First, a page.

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For Indonesian Millennials, Abstentions Are an Appealing Option

A couple rides a motorcycle past a campaign banners for Indonesian presidential candidate Prabowo Subianto, left, and his running mate Sandiaga Uno in Jakarta, Indonesia, Thursday, Jan. 17, 2019.
A couple rides a motorcycle past a campaign banners for Indonesian presidential candidate Prabowo Subianto, left, and his running mate Sandiaga Uno in Jakarta, Indonesia, Thursday, Jan. 17, 2019.

Two months ahead of the next Indonesian presidential election, signs of discontent are showing among the country’s youth and many are worried they may choose a growing option: non-voting.

Shortly after serving an almost two-year prison sentence for violating Indonesia’s blasphemy law, former Jakarta governor Basuki Tjahaja Purnama, widely known as Ahok, urged his supporters to vote in the Indonesian elections on April 17. “We need to vote for the political parties to erect the four pillars of the Indonesian state,” he wrote in a letter.

In an effort to quell disappointment by some of his supporters for the incumbent, President Joko Widodo, widely known as Jokowi, Ahok urged against golput — short for golongan putih, the Indonesian term for non-voting.

Golput can be categorized into active and passive non-voting, such as consciously not showing up to the polls, incorrectly casting the vote or punching the white space in the ballot, therefore disqualifying the vote.

“In the 2019 elections, the targeted turnout rate is 77.5 percent, which means that the golput trend isn’t rising,” Arief P.S., spokesman for Indonesia’s General Elections Commission (KPU), told VOA.

Historically, however, the rate of golput has risen. According to the findings by the organization The Partnership for Governance Reform and Association for Elections and Democracy (Perludem), 48.3 million voters abstained in the 2009 elections, rising to 58.9 million in the 2014 elections. The rate of golput rose from from 16 percent in 1999 to 30 percent in 2014—close to the predicted voting rate in this year’s elections.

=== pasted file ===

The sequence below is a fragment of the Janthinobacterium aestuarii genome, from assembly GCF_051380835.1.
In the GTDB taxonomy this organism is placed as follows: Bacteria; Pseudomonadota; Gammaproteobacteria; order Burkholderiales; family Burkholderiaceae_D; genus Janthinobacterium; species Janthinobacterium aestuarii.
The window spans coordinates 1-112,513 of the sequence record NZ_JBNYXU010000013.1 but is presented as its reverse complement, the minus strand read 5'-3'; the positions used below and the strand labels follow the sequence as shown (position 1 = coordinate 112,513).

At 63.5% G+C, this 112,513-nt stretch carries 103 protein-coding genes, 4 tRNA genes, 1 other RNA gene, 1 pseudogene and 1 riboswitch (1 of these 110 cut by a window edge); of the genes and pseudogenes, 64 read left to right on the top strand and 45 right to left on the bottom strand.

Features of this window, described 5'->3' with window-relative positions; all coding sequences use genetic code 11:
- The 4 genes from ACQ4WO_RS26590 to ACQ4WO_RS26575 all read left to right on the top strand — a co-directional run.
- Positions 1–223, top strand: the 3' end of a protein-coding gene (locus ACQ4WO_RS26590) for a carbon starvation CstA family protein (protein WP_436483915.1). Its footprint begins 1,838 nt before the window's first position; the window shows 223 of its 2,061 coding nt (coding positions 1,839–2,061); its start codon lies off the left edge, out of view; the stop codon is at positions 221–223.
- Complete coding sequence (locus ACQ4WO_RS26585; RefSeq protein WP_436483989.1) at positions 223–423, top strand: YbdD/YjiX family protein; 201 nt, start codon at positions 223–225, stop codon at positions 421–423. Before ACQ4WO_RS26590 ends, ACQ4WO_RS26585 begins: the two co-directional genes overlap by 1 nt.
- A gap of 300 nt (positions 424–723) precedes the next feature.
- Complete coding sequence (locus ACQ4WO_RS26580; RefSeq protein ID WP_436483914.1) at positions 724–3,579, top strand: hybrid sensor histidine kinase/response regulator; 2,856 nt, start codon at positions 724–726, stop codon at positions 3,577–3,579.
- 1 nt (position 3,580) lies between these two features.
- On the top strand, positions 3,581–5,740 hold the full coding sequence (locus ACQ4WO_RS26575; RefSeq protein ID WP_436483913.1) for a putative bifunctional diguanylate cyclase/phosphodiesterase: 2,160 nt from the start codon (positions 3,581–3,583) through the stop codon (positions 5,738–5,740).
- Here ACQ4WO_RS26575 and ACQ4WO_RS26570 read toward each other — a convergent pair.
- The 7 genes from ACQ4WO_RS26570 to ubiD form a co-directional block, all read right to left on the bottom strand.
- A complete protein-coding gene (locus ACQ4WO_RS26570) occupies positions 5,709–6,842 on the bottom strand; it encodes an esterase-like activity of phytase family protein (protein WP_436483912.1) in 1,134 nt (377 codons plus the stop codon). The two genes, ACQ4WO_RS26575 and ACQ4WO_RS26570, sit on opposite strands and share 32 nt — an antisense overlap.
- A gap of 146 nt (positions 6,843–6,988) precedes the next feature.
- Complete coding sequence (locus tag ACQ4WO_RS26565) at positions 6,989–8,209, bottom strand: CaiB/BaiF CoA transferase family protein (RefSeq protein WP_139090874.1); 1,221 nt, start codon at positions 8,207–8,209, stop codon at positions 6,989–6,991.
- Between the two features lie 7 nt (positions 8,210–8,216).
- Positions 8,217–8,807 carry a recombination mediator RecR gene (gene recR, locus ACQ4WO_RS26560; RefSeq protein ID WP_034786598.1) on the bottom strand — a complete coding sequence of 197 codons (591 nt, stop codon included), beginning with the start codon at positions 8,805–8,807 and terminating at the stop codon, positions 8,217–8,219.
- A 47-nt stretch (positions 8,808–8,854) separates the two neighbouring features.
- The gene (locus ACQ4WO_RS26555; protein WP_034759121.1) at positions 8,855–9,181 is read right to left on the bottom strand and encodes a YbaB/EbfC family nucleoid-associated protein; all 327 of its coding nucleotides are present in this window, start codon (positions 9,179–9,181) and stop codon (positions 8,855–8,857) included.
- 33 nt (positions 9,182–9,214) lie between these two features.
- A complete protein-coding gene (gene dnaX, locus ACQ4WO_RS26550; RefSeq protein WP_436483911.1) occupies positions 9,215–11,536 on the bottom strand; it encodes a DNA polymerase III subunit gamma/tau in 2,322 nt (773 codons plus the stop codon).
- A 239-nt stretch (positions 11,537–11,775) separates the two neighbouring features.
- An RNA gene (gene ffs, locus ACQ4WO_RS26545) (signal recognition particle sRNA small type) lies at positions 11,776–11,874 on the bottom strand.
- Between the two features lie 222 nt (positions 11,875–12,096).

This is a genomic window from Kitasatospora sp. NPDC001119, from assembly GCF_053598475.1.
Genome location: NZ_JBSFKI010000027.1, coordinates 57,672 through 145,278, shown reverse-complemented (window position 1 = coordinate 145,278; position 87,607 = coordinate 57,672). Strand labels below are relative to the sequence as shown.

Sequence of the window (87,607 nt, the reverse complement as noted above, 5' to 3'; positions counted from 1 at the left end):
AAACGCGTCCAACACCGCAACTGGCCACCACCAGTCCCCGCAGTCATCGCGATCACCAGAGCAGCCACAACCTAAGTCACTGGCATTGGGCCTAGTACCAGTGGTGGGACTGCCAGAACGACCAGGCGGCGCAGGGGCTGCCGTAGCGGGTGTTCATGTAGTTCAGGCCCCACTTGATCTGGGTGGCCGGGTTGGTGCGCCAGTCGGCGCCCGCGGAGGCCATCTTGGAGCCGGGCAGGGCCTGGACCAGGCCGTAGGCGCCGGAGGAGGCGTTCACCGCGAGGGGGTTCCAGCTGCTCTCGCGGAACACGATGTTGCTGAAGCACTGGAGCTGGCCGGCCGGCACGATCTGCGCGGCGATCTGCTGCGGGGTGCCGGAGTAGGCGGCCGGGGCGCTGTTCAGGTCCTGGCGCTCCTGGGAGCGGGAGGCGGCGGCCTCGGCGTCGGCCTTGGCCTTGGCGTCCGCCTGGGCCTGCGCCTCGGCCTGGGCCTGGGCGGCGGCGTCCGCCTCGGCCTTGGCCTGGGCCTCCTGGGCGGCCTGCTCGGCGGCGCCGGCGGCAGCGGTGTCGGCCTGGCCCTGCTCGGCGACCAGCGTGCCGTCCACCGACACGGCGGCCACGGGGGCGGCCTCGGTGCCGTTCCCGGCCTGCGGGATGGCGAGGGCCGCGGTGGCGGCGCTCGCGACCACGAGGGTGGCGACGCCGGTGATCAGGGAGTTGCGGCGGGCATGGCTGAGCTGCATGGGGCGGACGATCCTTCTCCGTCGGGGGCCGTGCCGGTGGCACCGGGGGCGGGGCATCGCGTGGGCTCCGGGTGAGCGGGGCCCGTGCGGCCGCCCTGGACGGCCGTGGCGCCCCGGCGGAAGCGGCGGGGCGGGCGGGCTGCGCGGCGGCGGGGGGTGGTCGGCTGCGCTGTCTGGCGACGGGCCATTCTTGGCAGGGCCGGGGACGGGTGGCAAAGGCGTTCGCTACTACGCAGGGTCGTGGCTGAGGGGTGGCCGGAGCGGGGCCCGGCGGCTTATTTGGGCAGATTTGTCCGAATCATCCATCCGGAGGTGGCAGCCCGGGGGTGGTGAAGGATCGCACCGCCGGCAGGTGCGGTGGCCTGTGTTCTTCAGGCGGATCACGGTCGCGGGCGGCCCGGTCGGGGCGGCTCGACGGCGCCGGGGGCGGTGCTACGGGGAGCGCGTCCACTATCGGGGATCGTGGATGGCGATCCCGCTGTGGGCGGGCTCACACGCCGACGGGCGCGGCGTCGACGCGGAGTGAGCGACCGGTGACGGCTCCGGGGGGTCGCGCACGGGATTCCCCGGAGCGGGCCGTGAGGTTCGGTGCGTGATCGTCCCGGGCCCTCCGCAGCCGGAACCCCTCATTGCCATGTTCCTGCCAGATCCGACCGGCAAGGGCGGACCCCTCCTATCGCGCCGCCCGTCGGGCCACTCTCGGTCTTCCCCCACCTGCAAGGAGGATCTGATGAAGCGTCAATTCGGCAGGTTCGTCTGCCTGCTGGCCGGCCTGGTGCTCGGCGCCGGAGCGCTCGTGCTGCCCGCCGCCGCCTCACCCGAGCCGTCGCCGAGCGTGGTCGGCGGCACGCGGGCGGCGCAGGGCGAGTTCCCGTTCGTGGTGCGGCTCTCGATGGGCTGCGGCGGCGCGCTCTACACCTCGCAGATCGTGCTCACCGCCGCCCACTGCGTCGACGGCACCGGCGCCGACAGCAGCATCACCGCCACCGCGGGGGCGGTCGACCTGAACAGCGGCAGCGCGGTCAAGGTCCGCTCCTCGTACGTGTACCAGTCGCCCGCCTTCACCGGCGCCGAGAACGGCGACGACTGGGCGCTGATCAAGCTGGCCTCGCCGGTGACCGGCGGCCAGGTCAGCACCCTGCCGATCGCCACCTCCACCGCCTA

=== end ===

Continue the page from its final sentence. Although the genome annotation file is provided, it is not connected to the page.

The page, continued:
Millennial votes

With the rise of the Indonesian Solidarity Party (PSI), whose campaign and brand revolve around tapping the millennial votes, young Indonesians have become a formidable voting bloc in this year’s elections.

“Whether they’re a big voting bloc or not, it’s hard to say since we don’t have the resources to make that data. But we can agree that millennials are a lot more critical and have better access,” Aqsa said. “I believe that golput will be an option for millennials.”

Experts believe that both the campaigns of Jokowi and his opponent, Prabowo Subianto, use pop culture references (Jokowi said "Winter is coming" from the TV show Game of Thrones a few months ago) and champion several policies, such as the nation’s high unemployment rate, that are believed to be targeted at young voters.

In an interview with Bloomberg, Subianto’s running mate, businessman Sandiaga Uno, said about 50 percent of millennials are pretty “disengaged” and “disenfranchised.”

Rivanlee Anandar, 25, a researcher at the Commission for Missing Persons and Victims of Violence, told VOA that he will come to the polls, but he will punch both ballots, therefore disqualifying his vote. “Why both? You can interpret it however you want, either I trust in both candidates or distrust them completely. It’s more the second option, especially on human rights issues,” he said.

Nabila Ernada, 22, expressed similar disappointment, but she told VOA that she will be voting in April. “I will vote because there’s an obligation. I don’t really believe that my vote is really making a difference towards the political scene in Indonesia,” she said before expressing her confusion over Indonesia’s “stagnant politics.”

Similar to Ernada, Moudy Alfiana, 23, will vote and she is less cagey about her reasons. “Many people believe that the candidates are the same, but if you look at their visions, there’s also differences,” she said, before adding that she does acknowledge that campaign promises are no more than just that—a promise. “Being surrounded by people who will abstain, I can understand where they’re coming from, though,” she said.

Old choice

Historically, Golput, which is not illegal, has always been an option in Indonesian politics, currently the third largest democracy in the world.

It is widely believed that the word golput entered the lexicon in 1971, when activists protested the elections in the New Order regime. The elections at that time weren’t democratic—Suharto, the authoritarian president, held the job from 1967 to 1998.

Similar to the Indonesian politics in the past, the discourse surrounding golput in 2019 has focused on the disillusionment for the two presidential candidates, Jokowi and the ex-military general Prabowo Subianto.

“Many things motivate voters to abstain. They may feel as if the elections won’t impact their lives or they disagree with the current political system, they may dislike the candidates or distrust the representative democratic system,” lawyer Alghiffari Aqsa and the former director at the Jakarta Legal Aid Institute, told VOA.

Aqsa also added that although people are more open to golput as an option, there is still stigma surrounding it.

“If we look at social media, there’s a lot of names that people like to call those who abstain, from bad citizens, criminals, pragmatists, egoists to edgy,” he said.